This teen girl has been confined to a bed for over a month as she recovers from this truck accident. She doesn’t remember very much about the accident. Now she is in rehab learning to watch again with the aid of crutches. She is hoping to walk without help in a few years. “I’m going to get back on my feet – nobody is going to stop me,” said this high spirited 13 year old girl.

Even though these injuries have kept her from starting high school, she will soon start correspondence school. The girl’s mom has four other kids yet stays with her daughter almost all the time at the hospital. A policeman reported that Riverlands School is raising money to help support the family as they go through this hard time. This school has also raised money for the hospital’s air ambulance service. The air ambulance service helps hundreds of people each year. The school has also gotten a lot of other schools in the area involved in the fund-raising to help support this wonderful service.
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On June 5, 1954 at about 8 in the morning, an accountant arrived at a bar and grill that he was contracted to do the accounting work for. The only other person in the bar was the bartender who was behind the bar. As the accountant came in to the bar, the bartender extended his hand to greet the other man. Since the bartender was behind the bar, he had moved to a section of the bar where a counter piece could be raised up to go between the floor of the bar and the area behind the bar. As the accountant stepped forward to shake the bartender’s hand, he fell through a trap door in the floor. The trap door was opened for reason of a delivery.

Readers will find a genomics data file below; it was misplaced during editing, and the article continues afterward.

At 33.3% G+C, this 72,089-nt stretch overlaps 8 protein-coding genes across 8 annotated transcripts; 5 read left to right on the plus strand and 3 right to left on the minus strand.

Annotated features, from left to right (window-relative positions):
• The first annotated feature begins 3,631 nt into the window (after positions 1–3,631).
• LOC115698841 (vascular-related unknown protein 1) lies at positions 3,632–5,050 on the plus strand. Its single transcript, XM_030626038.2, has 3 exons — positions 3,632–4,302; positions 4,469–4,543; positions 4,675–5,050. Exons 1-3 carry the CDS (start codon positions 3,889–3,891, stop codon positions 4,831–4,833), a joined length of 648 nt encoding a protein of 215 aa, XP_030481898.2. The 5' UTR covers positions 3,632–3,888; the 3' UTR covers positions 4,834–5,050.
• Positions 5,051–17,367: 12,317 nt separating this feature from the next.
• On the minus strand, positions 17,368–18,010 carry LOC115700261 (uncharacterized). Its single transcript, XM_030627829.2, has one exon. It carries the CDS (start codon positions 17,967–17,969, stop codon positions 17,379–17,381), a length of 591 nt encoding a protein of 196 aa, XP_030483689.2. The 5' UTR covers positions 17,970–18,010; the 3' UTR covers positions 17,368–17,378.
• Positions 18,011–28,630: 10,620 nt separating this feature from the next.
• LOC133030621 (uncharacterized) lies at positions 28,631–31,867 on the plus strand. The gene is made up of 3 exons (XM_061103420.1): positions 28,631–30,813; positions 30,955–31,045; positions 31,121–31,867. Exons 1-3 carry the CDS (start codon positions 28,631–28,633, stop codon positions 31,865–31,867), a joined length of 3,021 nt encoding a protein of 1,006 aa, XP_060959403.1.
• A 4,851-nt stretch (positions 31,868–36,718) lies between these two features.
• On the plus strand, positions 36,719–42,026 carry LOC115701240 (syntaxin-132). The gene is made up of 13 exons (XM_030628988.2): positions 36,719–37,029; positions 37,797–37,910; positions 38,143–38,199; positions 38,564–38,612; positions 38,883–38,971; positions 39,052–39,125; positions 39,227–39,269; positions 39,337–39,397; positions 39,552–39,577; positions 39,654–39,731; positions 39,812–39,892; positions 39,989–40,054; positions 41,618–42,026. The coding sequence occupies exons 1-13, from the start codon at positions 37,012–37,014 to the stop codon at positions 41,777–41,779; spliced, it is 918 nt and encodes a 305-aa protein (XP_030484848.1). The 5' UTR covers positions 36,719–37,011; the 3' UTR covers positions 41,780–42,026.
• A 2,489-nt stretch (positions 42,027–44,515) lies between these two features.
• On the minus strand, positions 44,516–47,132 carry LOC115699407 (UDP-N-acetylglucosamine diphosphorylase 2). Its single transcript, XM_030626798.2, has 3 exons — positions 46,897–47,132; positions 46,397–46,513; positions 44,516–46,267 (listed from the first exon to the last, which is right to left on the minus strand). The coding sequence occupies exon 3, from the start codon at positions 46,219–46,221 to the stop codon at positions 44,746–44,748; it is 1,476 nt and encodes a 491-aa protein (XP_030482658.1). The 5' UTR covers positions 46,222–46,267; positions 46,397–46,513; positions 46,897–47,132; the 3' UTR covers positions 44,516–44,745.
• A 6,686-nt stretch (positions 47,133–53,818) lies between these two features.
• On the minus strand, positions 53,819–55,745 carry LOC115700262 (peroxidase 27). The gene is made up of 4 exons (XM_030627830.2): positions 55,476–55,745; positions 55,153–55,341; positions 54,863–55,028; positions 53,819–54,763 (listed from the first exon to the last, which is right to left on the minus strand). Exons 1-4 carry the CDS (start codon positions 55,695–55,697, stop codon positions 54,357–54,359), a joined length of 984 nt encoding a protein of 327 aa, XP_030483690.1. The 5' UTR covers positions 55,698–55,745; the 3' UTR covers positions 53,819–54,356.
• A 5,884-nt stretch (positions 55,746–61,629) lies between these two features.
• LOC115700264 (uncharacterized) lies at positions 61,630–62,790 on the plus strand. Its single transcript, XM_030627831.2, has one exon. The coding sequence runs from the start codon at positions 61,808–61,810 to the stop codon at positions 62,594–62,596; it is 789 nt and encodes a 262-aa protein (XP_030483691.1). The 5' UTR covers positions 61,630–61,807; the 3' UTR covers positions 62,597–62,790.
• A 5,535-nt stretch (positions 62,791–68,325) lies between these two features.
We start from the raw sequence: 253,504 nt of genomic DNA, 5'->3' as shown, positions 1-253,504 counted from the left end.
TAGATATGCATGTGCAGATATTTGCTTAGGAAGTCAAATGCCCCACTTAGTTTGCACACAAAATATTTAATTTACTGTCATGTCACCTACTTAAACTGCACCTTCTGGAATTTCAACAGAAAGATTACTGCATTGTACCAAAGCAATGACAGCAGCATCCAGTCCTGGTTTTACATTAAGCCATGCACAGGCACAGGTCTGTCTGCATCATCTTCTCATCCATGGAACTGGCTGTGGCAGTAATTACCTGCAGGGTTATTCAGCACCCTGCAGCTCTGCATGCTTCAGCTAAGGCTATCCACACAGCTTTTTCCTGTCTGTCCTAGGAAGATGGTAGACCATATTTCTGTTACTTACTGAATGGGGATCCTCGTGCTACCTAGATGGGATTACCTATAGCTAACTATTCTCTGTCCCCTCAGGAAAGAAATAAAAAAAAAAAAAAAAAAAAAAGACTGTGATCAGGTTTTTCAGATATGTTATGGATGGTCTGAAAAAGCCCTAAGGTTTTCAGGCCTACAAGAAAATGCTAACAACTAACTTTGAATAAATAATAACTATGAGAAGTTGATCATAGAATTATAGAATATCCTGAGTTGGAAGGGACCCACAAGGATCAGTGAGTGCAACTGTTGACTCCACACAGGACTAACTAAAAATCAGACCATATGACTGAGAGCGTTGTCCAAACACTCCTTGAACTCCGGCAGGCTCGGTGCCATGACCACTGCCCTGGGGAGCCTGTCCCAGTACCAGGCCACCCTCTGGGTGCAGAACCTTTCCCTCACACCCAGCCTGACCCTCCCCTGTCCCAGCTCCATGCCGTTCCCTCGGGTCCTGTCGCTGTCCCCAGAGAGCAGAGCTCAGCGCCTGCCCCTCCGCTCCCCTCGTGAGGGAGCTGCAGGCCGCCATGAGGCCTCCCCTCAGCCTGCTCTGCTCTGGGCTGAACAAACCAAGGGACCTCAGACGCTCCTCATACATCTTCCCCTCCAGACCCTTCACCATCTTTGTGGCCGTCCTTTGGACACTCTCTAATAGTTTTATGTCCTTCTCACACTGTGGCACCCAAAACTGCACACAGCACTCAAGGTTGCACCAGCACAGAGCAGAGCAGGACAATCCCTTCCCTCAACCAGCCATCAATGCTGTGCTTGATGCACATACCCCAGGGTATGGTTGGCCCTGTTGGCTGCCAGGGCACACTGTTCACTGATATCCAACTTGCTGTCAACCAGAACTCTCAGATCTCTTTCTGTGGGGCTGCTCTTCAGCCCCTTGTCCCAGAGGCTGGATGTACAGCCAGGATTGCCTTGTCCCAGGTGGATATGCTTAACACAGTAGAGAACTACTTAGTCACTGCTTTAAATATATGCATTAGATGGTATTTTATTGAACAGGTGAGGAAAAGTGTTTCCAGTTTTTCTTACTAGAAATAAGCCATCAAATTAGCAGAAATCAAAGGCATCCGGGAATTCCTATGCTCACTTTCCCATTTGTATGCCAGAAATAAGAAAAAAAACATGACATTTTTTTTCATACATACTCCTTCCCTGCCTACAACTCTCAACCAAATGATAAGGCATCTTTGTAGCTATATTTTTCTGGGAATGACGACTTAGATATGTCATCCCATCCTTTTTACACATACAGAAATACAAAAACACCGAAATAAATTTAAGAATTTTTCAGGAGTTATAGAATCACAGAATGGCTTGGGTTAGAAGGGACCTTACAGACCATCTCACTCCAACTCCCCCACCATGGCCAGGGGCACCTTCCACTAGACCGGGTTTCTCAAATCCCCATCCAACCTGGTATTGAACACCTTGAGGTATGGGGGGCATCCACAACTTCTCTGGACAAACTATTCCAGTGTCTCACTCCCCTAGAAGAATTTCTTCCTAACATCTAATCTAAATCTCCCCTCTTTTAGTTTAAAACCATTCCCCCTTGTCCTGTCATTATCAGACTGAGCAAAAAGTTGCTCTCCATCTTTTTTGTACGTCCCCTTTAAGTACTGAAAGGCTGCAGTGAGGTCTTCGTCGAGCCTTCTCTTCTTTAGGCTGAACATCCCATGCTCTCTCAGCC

The beer delivery man had arrived moments before this encounter. Because of the confines of the business, he was required to park out on the street in front of the business and enter through the main room. Once inside, he had to go to the section of the bar that raises lift the trap door, descend by way of the cellar stairs into the cellar. At that point, he had to go through the cellar to the cellar doors that he could open from the inside to accept the beer barrels that would be passed down to him from his associate on the sidewalk above.

On this date, he had already entered and testified later that he had collected the barrels from his partner on the street and was on his way up when he saw that the accountant had been injured. Because the terms of the insurance for the beer delivery truck driver’s truck states that it covers all of the steps involved in the delivery until the item has been placed in its ultimate location.

The accountant advised that when he fell, the bartender had kept hold of his hand so that he did not fall all of the way to the cellar, but only a few of the steps. The fall was bad enough to break his arm, but could have much worse if he had not been holding onto the bartender’s hand.

The court in this case determined that since the bartender had not released the accountant’s hand and the beer delivery driver assisted him in getting the accountant back up into the main bar area, that it could be concluded that the delivery was completed at the time of the accident. That means that the beer delivery man and his company are not liable for any of the damages.